Thursday, June 23, 2011

Selling Property with fixed term tenants in place

Lets take a hypothetical situation here, where you have your tenants are on fixed term contract to 10/3/2012, with the expectation if things work out, they would renew the contract annually. Due to the changes in the Residential Tenancies Act which came into force 1st October 2010, you must offer them a lease renewal at any time from 90 days before this date, so from the 10th December you should be looking at sending out a new fixed term offer. If you want to look at selling your property in the new year, you need to decide what you are doing before this date, assuming the property would sell to an owner occupier rather than an investor. Here are your options around the lease renewal process while the property is on the market:

1. Delaying re-contracting the tenants for a fixed term until the last possible moment - under the changes to the Act, this would now be 18th February (you need to confirm a fixed term contract 21 days before the lease end date). In other words, list it for sale late in the year, and if it hasn't sold by 18th February, take it off the market until the next year and fix the term of the tenancy contract again for a year. Downside is marketing a property for sale makes tenants nervous, and they may decide to exercise their right to not renew, and move out at the lease end date.

2. Allowing the tenancy to go periodic - this would mean you could give the tenants 42 day's notice that the property had sold and give it to the new owner with vacant possession, or the tenants could give you 21 days notice at any time. While this allows greater flexibility for your sales plans, the risk is the tenants give notice before you have sold the property, and you need to decide whether to allow it to sit empty, or re-let it, possibly for a very short term. The latter is not a great idea, as new tenants must be told if a property is on the market, and not many would like to take that risk of moving in then back out again in only 6 weeks time, so it may be hard to fill. Long and short of it, you lose great tenants, have a vacancy, have unknown tenants move in, and might still not sell it.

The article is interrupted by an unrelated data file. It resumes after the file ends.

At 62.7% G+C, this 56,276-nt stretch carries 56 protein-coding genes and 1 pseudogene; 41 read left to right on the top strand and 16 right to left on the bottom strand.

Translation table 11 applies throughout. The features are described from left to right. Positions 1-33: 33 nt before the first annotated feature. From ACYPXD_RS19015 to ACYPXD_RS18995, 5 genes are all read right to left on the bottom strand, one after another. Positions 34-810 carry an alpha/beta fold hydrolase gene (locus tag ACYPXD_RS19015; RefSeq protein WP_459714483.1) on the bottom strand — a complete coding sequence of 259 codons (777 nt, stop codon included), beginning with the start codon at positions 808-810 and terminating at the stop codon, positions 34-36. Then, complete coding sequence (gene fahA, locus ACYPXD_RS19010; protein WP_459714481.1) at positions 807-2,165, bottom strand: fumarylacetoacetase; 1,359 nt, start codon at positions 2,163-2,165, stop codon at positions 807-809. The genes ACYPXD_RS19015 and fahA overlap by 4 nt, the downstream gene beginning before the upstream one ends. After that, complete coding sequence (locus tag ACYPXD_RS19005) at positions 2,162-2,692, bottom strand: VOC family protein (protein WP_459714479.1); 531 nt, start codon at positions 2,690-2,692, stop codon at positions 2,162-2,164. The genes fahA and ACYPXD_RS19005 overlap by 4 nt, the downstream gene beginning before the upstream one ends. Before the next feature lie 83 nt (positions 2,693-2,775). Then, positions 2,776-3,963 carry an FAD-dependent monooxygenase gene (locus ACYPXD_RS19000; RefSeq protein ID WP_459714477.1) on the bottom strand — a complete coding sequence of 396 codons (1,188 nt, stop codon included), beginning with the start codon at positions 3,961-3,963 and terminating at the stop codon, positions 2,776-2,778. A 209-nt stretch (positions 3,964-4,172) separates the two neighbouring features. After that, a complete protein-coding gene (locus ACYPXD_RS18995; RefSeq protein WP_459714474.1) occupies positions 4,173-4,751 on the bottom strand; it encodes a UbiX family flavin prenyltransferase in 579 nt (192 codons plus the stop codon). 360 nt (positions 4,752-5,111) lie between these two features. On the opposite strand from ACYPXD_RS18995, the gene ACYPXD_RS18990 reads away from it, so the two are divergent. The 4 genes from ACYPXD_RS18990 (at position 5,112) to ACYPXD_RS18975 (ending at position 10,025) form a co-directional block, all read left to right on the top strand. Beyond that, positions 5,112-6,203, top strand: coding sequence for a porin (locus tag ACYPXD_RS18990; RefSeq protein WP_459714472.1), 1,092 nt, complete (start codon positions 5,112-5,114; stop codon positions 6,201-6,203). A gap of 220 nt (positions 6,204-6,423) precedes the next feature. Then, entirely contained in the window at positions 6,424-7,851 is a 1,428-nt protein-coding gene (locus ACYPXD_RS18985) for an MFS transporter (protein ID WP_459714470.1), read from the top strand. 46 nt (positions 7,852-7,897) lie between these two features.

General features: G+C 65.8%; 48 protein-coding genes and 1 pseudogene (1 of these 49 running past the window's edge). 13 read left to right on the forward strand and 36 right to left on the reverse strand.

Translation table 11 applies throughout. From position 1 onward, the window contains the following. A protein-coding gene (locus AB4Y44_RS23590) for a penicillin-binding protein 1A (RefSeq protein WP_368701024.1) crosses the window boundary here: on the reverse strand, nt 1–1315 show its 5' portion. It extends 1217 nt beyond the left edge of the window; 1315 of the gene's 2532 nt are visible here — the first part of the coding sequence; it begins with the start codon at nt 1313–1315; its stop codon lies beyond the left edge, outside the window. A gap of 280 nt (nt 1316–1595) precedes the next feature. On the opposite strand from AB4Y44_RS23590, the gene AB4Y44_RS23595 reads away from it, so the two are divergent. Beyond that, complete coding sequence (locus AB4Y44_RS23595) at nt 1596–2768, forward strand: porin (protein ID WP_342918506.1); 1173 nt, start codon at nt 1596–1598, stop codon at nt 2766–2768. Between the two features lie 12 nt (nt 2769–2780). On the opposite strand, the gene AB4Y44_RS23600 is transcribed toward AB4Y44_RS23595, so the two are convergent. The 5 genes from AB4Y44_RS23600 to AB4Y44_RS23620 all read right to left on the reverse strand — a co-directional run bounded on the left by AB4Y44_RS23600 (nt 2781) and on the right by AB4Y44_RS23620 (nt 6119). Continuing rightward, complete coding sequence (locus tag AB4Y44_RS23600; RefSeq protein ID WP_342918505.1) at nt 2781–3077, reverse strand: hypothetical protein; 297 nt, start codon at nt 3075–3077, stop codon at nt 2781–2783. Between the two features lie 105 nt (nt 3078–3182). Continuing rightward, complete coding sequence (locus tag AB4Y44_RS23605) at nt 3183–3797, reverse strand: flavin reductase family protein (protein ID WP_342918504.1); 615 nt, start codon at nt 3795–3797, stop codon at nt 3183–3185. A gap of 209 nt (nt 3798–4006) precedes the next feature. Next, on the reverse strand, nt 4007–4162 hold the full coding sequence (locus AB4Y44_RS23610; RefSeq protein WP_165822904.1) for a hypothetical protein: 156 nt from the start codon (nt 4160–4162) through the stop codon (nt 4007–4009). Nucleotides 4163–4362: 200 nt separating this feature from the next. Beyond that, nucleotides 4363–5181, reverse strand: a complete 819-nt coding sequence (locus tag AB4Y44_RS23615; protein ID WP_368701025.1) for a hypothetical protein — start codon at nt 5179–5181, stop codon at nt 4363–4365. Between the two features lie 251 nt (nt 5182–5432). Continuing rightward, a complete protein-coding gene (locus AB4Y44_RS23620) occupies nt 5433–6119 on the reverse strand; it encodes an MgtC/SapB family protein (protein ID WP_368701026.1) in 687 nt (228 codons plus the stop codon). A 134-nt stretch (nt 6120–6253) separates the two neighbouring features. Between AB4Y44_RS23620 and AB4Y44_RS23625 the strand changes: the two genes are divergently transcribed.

3. Put it on the market at any time of year, and if it sells, make the tenants an offer they can't refuse to move out on a date which suits the purchaser (officially known as 'ending a fixed term by mutual agreement'). No guarantees on this one as they could just refuse to move until their lease expires, or it could be very expensive. A friend of mine tell of when he tried this with the offer of "I'll pay all your moving expenses" thinking it would be a few hundred for a moving truck across town. The tenant decided to move from Christchurch, to Australia. It pays to be specific.

4. Offer the property to the tenants to buy (private sale). Saves you agents fees, and you can sell it to them at whatever date suit you both, the fixed term tenancy being ended by mutual agreement on possession day. Downside is establishing a fair price as you won't necessarily have competing offers from other parties as you would if you listed it with an agent, so your net result may be less than selling it conventionally. Of course, you could list it with an agent who sells it to the tenants, but this might also result in only the agent making something out of it... If you want to try a private sale, I'd recommend getting a valuation to establish price, and having your lawyer do the negotiation for you. (That’s my way of saying you will probably be too kind to the tenants at your expense).

Do talk to your property manager before you engage an agent - they should be happy to liaise with the salesperson regarding access and information they need about the tenancy, and should also discuss with them reasonable access to keep your tenants happy in case it does not sell. Your property manager should be able to recommend a salesperson they have found to be good.

Of course, you also have a legal obligation to tell the tenants the property is on the market. A client of ours who ignored our (oft-repeated) advice and listed her property for sale without telling us first found herself managing her own tenants through the sales process from out of town, and then having a very long vacancy when it did not sell (about 5 months!). Last I heard, she rented her property to Housing New Zealand. Shame, as it was a beautiful property. I am sure you wouldn't be so foolhardy.

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